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Washington Electric Co-op opposes wind moratorium legislation; bill introduced that would prohibit turbines on state lands  

A bipartisan group of seven senators introduced another piece of legislation that would “prohibit most commercial construction, including electric generation facilities, in state parks and forests, in designated natural areas, on conserved lands, and on lands managed by the Agency of Natural Resources.” The bill would also amend the quasi-judicial Public Service Board’s criteria for issuing a permit, or certificate of public good, in a way that would require wind developers to gain municipal approval. Towers or turbines over 1,500 feet would require approval by the municipality where they are located, by adjoining municipalities that can see the structures and by other affected municipalities. Senate President Pro Tempore John Campbell, D-Quechee, and Sen. Peter Galbraith, D-Townshend, sponsored this draft bill. The other sponsors are also listed on the moratorium bill.

Credit:  by Andrew Stein | January 16, 2013 | vtdigger.org ~~

Washington Electric Co-op is the latest utility to weigh in on large-scale wind development. The co-op supports wind generation and opposes a recent legislative proposal for a moratorium on turbines.

Two weeks ago, members the Vermont Electric Co-op board made a very different pronouncement: They passed a resolution asking the Legislature to put a halt to new renewable project mandates from the Legislature for a two-year period.

Two weeks ago, special interest groups on both sides of the moratorium debate also spoke out when legislators announced their intent to impose a three-year ban on the development of wind generation projects with a capacity greater than 500 kilowatts. A bipartisan group of nine senators introduced the moratorium bill last week. The legislation has since been referred to the Senate Committee on Natural Resources and Energy, which is chaired by one of the bill’s key sponsors and architects: Sen. Robert Hartwell, D-Manchester Center.

Joining the long line of opposition to the moratorium – including, but not limited to, the Vermont Public Interest Research Group, the Conservation Law Foundation, 350Vermont and the Vermont Natural Resources Council – is the Washington Electric Cooperative, a Vermont utility that serves about 10,500 homes and businesses in Orange, Washington and Caledonia counties.

The utility’s general manager, Avram Patt, and its board of directors issued a public statement this week that said such a moratorium would be counterintuitive to the state’s goal to expand renewable energy generation over the next four decades.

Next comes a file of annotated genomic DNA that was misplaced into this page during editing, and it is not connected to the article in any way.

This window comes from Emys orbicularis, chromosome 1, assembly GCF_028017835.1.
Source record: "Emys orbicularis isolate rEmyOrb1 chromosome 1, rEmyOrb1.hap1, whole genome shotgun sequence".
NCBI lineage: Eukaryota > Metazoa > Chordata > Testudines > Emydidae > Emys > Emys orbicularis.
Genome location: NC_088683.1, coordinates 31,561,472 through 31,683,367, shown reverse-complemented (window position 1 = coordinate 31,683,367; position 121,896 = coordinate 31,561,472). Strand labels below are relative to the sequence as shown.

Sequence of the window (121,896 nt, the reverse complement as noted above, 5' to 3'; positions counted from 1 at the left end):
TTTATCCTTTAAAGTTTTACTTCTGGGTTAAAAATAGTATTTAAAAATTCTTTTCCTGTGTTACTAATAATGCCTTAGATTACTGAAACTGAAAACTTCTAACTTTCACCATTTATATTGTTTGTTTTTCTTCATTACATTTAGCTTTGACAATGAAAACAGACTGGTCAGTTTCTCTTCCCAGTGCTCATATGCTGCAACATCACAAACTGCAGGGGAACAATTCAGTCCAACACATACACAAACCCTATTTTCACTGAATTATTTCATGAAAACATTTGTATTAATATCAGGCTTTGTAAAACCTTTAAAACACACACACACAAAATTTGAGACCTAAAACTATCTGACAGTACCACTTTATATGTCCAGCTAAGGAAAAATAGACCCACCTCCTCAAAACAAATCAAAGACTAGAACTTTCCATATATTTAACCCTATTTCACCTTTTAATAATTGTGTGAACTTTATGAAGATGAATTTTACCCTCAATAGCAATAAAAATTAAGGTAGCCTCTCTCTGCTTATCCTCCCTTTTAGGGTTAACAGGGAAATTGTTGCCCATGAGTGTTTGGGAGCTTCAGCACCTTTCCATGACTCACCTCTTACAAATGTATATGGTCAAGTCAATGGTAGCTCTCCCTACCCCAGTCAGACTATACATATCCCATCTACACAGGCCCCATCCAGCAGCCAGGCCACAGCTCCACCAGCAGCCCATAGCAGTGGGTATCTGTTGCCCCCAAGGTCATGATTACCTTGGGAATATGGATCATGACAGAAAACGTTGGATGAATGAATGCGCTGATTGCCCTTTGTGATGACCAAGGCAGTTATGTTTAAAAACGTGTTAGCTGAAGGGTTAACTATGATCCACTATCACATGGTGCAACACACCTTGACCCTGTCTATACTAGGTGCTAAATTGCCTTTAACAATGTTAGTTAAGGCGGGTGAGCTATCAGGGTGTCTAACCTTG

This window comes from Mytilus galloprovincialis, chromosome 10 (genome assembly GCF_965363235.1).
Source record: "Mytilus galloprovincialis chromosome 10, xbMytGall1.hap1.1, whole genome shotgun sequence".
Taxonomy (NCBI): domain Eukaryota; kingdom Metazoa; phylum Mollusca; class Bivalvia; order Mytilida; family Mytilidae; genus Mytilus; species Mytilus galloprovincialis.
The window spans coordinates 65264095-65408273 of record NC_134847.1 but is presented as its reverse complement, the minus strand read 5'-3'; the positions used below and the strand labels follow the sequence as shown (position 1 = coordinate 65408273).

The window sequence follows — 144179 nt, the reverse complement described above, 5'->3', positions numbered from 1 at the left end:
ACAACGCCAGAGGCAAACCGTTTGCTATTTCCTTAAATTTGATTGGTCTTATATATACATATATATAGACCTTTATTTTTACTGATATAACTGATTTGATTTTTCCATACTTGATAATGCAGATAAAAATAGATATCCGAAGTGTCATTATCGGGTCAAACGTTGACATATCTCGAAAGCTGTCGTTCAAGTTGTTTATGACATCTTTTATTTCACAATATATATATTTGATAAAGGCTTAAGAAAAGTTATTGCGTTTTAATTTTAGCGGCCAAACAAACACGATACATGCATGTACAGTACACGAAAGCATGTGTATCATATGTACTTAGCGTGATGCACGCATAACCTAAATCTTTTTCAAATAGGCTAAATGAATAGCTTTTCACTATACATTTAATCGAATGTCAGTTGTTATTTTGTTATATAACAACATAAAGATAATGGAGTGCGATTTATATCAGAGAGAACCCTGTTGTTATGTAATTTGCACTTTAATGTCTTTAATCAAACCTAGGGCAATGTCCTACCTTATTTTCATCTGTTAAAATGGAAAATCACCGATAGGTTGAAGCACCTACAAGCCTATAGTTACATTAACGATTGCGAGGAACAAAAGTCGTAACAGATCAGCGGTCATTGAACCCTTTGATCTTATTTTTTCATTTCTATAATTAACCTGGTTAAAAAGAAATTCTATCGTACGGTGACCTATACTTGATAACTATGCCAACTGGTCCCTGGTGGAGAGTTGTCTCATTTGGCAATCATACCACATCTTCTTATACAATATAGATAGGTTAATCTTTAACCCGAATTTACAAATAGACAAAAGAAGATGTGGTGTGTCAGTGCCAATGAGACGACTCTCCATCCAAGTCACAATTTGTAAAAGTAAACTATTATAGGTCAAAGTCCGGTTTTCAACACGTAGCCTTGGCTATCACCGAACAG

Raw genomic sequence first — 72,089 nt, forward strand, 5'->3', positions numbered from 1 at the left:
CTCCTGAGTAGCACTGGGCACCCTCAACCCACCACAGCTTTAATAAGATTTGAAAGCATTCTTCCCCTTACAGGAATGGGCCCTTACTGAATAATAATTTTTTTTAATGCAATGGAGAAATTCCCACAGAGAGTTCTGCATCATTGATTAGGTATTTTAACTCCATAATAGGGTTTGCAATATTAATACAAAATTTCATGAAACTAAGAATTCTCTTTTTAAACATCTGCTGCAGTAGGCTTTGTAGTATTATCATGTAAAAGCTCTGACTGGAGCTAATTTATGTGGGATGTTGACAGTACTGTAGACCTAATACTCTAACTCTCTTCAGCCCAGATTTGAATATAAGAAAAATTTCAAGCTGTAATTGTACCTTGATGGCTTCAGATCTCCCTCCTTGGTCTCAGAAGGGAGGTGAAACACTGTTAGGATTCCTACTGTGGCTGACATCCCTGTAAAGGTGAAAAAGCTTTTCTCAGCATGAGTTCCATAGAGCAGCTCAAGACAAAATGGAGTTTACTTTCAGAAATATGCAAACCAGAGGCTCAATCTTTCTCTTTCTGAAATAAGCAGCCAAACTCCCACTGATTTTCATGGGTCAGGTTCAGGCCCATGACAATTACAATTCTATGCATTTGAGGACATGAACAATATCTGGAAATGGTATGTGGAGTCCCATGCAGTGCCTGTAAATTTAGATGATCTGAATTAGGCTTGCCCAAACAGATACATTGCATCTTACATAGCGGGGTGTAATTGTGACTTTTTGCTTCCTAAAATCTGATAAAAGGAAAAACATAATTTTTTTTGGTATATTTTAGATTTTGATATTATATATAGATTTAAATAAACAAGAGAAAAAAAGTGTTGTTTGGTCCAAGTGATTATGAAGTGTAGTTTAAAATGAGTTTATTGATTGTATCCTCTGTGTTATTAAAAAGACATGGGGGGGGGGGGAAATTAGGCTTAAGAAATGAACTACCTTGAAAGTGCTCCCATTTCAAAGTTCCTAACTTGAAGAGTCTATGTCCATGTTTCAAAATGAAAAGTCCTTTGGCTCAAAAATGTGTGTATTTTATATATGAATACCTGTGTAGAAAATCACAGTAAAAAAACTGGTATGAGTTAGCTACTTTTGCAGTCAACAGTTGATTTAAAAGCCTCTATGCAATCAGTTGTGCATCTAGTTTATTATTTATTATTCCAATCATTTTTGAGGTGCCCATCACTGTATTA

“It would be a serious, regressive and damaging mistake to enact an arbitrary moratorium, or to set conditions whose apparent intent is to make sure no wind projects can get built,” wrote the utility’s leadership. “Climate change is already affecting us, as Vermonters, and as utilities responsible for reliable delivery of power.”

Patt and the board acknowledged some of the concerns voiced by moratorium proponents.

“We recognize that the siting of large scale wind projects on Vermont ridgelines has environmental and aesthetic impact, as does the siting of any power plant, major construction or development,” the board wrote. “Vermont should not and has not ‘rolled over’ for developers of wind projects, and the projects that have been approved have been subjected to tough rigorous review.”

A bipartisan group of seven senators introduced another piece of legislation that would “prohibit most commercial construction, including electric generation facilities, in state parks and forests, in designated natural areas, on conserved lands, and on lands managed by the Agency of Natural Resources.”

The bill would also amend the quasi-judicial Public Service Board’s criteria for issuing a permit, or certificate of public good, in a way that would require wind developers to gain municipal approval. Towers or turbines over 1,500 feet would require approval by the municipality where they are located, by adjoining municipalities that can see the structures and by other affected municipalities. Senate President Pro Tempore John Campbell, D-Quechee, and Sen. Peter Galbraith, D-Townshend, sponsored this draft bill. The other sponsors are also listed on the moratorium bill.

Correction: The Vermont Electric Co-operative did not specifically ask for a moratorium on wind; the board asked for a moratorium on renewable energy mandates.

Source:  by Andrew Stein | January 16, 2013 | vtdigger.org

This article is the work of the source indicated. Any opinions expressed in it are not necessarily those of National Wind Watch.

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